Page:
The prototype was 51 feet, 2 inches (15.596 meters) long, with a wingspan of 70 feet, 0 inches (21.336 meters) and overall height of 18 feet, 6 inches (5.639 meters). Its empty weight was 21,150 pounds. It was powered by two air-cooled, supercharged, Pratt & Whitney R-2800–27 (Double Wasp 2SB-G), with a normal power rating of 1,600 horsepower at 2,400 r.p.m. to 5,700 feet (1,737 meters) and 1,450 horsepower to 13,000 feet (3,962 meters); and 2,000 horsepower at 2,700 r.p.m., for military and takeoff power. The engines drove three-bladed propellers through a 2:1 gear reduction. The R-2800-27 was 6 feet, 3.72 inches (1.923 meters) long, 4 feet, 4.50 inches (1.334 meters) in diameter and weighed 2,300 pounds (1,043 kilograms).

Douglas XA-26 (Douglas Aircraft Company/SDASM)

The XA-26’s maximum speed was 322 knots (370 miles per hour/595 kilometers per hour) at 17,000 feet (5,182meters) and it had a service ceiling of 31,300 feet (9,540 meters).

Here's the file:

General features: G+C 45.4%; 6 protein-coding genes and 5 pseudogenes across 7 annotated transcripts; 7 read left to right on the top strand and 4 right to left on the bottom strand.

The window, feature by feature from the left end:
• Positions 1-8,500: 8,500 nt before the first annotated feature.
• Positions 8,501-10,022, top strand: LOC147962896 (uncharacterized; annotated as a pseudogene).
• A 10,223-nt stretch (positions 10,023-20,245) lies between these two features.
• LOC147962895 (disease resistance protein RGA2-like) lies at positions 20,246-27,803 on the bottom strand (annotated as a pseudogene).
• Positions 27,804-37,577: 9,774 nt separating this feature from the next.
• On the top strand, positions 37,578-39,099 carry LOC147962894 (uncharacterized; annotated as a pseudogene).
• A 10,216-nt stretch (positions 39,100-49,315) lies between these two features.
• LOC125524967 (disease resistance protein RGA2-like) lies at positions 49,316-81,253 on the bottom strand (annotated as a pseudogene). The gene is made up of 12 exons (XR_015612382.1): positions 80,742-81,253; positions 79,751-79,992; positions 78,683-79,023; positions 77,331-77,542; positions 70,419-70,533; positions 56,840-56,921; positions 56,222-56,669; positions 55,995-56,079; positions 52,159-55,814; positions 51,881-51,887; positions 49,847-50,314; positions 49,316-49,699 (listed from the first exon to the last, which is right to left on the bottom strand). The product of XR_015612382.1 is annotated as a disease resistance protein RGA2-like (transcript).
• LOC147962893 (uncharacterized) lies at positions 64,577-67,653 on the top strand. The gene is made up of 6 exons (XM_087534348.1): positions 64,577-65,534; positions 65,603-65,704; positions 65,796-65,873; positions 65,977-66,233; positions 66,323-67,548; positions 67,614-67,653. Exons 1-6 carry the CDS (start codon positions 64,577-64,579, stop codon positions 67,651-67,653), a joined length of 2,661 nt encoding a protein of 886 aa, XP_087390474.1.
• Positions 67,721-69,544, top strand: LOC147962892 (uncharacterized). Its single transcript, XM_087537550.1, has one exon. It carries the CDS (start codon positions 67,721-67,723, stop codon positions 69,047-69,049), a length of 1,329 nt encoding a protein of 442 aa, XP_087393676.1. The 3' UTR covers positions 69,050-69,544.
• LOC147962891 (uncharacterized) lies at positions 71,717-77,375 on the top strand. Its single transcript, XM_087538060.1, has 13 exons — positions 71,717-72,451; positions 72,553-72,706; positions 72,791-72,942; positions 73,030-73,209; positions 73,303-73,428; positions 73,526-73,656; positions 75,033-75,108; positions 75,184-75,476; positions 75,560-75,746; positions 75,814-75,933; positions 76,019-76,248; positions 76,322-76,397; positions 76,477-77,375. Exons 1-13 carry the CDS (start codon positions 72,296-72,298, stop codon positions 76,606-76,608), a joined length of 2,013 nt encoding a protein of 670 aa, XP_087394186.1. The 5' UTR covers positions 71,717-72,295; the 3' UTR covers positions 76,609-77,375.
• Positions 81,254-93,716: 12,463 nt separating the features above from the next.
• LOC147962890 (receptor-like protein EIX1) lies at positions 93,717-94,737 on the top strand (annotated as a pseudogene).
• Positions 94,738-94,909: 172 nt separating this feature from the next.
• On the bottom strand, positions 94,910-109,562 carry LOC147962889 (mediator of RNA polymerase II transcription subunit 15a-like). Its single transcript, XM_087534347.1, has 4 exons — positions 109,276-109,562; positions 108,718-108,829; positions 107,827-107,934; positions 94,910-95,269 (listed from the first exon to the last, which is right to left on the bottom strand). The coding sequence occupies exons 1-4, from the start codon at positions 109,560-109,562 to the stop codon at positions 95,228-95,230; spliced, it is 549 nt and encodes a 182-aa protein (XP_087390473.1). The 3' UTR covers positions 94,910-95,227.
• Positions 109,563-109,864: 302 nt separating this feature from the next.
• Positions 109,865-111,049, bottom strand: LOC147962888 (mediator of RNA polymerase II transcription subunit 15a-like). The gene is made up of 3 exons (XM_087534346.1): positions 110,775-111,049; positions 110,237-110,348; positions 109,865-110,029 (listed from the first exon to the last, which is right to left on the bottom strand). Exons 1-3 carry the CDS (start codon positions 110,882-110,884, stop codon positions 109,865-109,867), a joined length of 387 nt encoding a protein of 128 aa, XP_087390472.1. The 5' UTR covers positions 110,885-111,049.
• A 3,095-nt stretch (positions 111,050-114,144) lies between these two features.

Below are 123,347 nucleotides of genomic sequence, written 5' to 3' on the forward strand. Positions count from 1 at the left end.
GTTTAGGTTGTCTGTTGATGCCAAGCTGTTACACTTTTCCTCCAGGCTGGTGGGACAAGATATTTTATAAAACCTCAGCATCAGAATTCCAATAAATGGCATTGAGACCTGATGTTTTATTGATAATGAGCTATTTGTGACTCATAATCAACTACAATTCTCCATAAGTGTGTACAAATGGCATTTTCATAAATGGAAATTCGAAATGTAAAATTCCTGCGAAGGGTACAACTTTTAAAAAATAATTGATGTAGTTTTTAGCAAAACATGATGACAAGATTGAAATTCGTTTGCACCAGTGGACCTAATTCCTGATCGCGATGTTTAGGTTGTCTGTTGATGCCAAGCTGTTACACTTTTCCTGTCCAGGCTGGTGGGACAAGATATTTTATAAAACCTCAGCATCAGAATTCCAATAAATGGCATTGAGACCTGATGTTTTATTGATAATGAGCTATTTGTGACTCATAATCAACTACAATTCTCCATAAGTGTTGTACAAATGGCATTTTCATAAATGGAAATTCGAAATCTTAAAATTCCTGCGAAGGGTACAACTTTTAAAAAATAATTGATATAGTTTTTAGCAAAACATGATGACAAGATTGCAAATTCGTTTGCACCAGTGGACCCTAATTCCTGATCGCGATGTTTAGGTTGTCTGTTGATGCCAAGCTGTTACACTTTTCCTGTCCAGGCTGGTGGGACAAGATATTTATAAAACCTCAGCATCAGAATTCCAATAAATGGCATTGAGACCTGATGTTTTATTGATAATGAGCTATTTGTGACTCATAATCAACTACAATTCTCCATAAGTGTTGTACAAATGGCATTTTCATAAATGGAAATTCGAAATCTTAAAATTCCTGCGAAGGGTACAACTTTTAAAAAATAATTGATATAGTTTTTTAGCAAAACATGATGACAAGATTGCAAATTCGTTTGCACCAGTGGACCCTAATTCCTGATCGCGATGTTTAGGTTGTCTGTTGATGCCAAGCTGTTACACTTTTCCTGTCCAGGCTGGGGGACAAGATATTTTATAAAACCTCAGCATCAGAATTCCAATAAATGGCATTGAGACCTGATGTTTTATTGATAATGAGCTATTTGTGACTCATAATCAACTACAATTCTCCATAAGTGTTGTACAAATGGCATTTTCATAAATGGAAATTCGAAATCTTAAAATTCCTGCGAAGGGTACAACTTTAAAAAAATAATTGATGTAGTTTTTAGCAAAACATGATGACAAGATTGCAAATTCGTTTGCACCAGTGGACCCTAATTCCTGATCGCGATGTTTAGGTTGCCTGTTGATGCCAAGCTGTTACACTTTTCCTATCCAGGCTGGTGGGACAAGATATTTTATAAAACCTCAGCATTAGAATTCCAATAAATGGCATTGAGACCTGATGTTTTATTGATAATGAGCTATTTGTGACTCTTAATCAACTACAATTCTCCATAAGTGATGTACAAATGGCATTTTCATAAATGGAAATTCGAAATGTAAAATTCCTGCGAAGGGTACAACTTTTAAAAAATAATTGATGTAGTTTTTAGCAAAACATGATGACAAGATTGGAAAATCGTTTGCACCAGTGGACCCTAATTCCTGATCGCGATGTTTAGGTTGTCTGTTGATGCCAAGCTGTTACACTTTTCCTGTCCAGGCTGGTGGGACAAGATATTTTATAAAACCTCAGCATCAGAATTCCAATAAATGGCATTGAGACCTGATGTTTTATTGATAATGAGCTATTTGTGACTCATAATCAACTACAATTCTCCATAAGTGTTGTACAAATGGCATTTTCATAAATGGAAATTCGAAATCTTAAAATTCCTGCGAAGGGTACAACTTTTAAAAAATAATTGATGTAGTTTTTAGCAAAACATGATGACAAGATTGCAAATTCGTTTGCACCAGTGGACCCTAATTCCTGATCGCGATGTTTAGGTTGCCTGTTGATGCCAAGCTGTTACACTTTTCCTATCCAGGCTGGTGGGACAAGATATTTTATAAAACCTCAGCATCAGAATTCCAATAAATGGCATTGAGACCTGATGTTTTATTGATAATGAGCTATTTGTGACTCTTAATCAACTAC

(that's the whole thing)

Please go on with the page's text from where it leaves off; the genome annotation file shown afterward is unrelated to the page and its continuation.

Douglas XA-26 light bomber prototype, 42-19504. (Douglas Aircraft Company)

A second prototype, designated XA-26A was developed as an night fighter. It carried air-intercept radar in the nose and armament in a pod under the fuselage. The third prototype, the XA-26B, was a ground attack aircraft. Like the XA-26A, it had a solid nose, but was armed with a fixed 75-millimeter cannon in the nose, and forward-firing Browning .50-caliber machine guns. When ordered into production, the XA-26 became the A-26C Invader, while the ground attack design was assigned A-26B.

Douglas XA-26A night fighter prototype, 42-19505, photographed 6 July 1943. Note the weapons pod beneath the fuselage. (Douglas Aircraft Company/SDASM)
Douglas XA-26B ground attack prototype, 42-19588, photographed 14 May 1943. (Douglas Aircraft Company E.S. 31578/Boeing Historical Archives)
Douglas XA-26 42-19504, photographed 29 April 1943. (Douglas Aircraft Company/SDASM)

Benjamin Odell Howard was born 4 February 1904 at Palestine, Texas. He was the third of four children of Sam T. Howard, a real estate agent, and Fanie Howard.

Ben O. Howard, 1924 (The Savitar)

Ben Howard graduated from the University of Missouri at Columbia in 1924 with a degree in engineering. While there he was a member of the Kappa Sigma (ΚΣ) fraternity and the Reserve Officers Club.

On 10 Dec 1932, Howard married Miss Olive Maxine Schoen at Independence, Missouri.

In 1933, they lived in Kansas City, Missouri. He was employed as a pilot for United Air Lines Inc.